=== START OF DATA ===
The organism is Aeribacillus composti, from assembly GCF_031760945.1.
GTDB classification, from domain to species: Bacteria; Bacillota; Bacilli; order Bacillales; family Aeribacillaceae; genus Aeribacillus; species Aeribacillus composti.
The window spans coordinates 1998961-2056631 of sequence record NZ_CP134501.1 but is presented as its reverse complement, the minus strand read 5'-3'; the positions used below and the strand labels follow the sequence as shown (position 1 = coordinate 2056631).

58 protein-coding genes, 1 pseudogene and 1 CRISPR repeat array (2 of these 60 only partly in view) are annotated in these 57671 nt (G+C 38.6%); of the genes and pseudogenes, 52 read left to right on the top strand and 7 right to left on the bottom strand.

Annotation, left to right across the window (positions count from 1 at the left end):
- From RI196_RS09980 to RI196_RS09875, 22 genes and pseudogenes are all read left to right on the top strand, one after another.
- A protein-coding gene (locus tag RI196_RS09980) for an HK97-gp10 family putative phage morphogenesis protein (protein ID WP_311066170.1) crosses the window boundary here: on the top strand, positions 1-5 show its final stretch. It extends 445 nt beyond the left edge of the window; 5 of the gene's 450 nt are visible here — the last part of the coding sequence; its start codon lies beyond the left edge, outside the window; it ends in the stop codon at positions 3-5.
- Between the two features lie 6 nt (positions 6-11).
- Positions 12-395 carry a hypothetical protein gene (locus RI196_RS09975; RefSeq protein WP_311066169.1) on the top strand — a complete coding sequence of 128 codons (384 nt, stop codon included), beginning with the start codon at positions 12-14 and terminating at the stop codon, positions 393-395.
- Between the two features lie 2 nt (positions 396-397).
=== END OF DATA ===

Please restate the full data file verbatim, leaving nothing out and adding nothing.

The organism is Aeribacillus composti, from assembly GCF_031760945.1.
GTDB classification, from domain to species: Bacteria; Bacillota; Bacilli; order Bacillales; family Aeribacillaceae; genus Aeribacillus; species Aeribacillus composti.
The window spans coordinates 1998961-2056631 of sequence record NZ_CP134501.1 but is presented as its reverse complement, the minus strand read 5'-3'; the positions used below and the strand labels follow the sequence as shown (position 1 = coordinate 2056631).

58 protein-coding genes, 1 pseudogene and 1 CRISPR repeat array (2 of these 60 only partly in view) are annotated in these 57671 nt (G+C 38.6%); of the genes and pseudogenes, 52 read left to right on the top strand and 7 right to left on the bottom strand.

Annotation, left to right across the window (positions count from 1 at the left end):
- From RI196_RS09980 to RI196_RS09875, 22 genes and pseudogenes are all read left to right on the top strand, one after another.
- A protein-coding gene (locus tag RI196_RS09980) for an HK97-gp10 family putative phage morphogenesis protein (protein ID WP_311066170.1) crosses the window boundary here: on the top strand, positions 1-5 show its final stretch. It extends 445 nt beyond the left edge of the window; 5 of the gene's 450 nt are visible here — the last part of the coding sequence; its start codon lies beyond the left edge, outside the window; it ends in the stop codon at positions 3-5.
- Between the two features lie 6 nt (positions 6-11).
- Positions 12-395 carry a hypothetical protein gene (locus RI196_RS09975; RefSeq protein WP_311066169.1) on the top strand — a complete coding sequence of 128 codons (384 nt, stop codon included), beginning with the start codon at positions 12-14 and terminating at the stop codon, positions 393-395.
- Between the two features lie 2 nt (positions 396-397).